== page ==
Getting tenant improvement construction for commercial properties is a an approach a property owner can utilize especially when considering long term leases. This can attract new tenants or keep existing ones and is often overlooked.
Often the amount offered by the owner for the improvements is much lower and the tenant is left to pay the balance.
Generally, the improvements will be alterations to the building’s interior, and there are lots of costs involved and can include demolition, debris removal, and much more.
As a tenant, there are factors that one needs to consider so that you do not have a huge expense to pay at the end of the reconstruction.
The Major Tenant Improvement Construction Traps:
Trap 1: Do Not Accept The Term “As-Is” In Tenant Improvement Construction
By accepting this term, the tenant allows the landlord not to be responsible for conditions that the tenant may not be aware of. Every part of the building should be listed, and that the rented space will be “broom clean” There are lots of conditions that the tenant will not know about until they have moved in, such as malfunction of items that need to be restored to working condition by the landlord.
The landlord can make tenant improvements. The term tenant improvements mean that the tenant is responsible for the costs. Realistically for small and small tenants for any renovation work that does not require major construction, it is better if the landlord does these. This changes the responsibility onto the landlord, and the tenant’s free rental period is not affected by any construction delays. It will also motivate the landlord to complete the construction quickly.
Trap 2: The Term “Cash Allowance” In Tenant Improvement Construction
The first thing a tenant must realize is that there is no cash because the landlord does not pay any cash. What happens is the landlord reimburses the money that the tenant spends to construct their space. This reimbursement is done every month for the length of time that the construction takes place. The tenant needs to produce the appropriate receipts, and 10% will be withheld until such time the landlord is satisfied and passed all the necessary inspections.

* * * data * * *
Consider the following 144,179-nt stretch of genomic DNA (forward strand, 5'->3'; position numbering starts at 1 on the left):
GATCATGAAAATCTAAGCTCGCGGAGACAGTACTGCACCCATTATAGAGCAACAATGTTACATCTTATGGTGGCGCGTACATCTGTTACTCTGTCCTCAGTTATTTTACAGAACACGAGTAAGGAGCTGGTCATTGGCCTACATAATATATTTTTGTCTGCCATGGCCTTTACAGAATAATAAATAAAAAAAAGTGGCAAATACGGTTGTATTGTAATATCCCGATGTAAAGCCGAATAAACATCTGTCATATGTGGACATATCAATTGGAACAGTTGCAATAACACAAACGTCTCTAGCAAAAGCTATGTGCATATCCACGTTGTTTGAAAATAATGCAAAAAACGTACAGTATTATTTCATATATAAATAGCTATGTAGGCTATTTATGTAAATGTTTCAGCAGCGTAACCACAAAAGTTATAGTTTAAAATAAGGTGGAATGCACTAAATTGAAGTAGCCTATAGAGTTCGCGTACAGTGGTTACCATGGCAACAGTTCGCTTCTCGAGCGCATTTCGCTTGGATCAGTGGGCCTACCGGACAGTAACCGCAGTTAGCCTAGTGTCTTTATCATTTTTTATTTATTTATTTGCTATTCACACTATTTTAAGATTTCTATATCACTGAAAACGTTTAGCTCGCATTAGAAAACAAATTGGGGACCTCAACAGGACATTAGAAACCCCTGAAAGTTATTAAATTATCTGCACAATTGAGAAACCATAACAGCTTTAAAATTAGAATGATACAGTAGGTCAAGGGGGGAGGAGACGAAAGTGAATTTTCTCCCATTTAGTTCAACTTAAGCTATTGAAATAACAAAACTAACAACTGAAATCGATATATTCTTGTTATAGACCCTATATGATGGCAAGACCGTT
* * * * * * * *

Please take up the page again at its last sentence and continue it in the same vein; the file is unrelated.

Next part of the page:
Trap 3: Don’t Misinterpret The Term “Pre-Built.”
Pre-built does not mean a move in-state. The tenant will still have to install all the cables, and telephone installations will need to be done and at the cost of the tenant. It will also require the tenant to provide all the furniture and be installed.
Trap 4: Understand The Term “Build To Suit”
Turnkey and New Building Installation mean the same thing. This is when the landlord builds the rented space to the specifications of the tenant. All this construction is at the landlord’s expense but is limited to the tenant’s building standards that already exist.
Before the tenant improvement construction begins, as a tenant, read through the agreement carefully, and if there is a terminology that one is not sure to try and find an expert that will be able to advise. The last thing one wants as a tenant is a situation whereby you are lumped with additional costs that have not been budgeted for.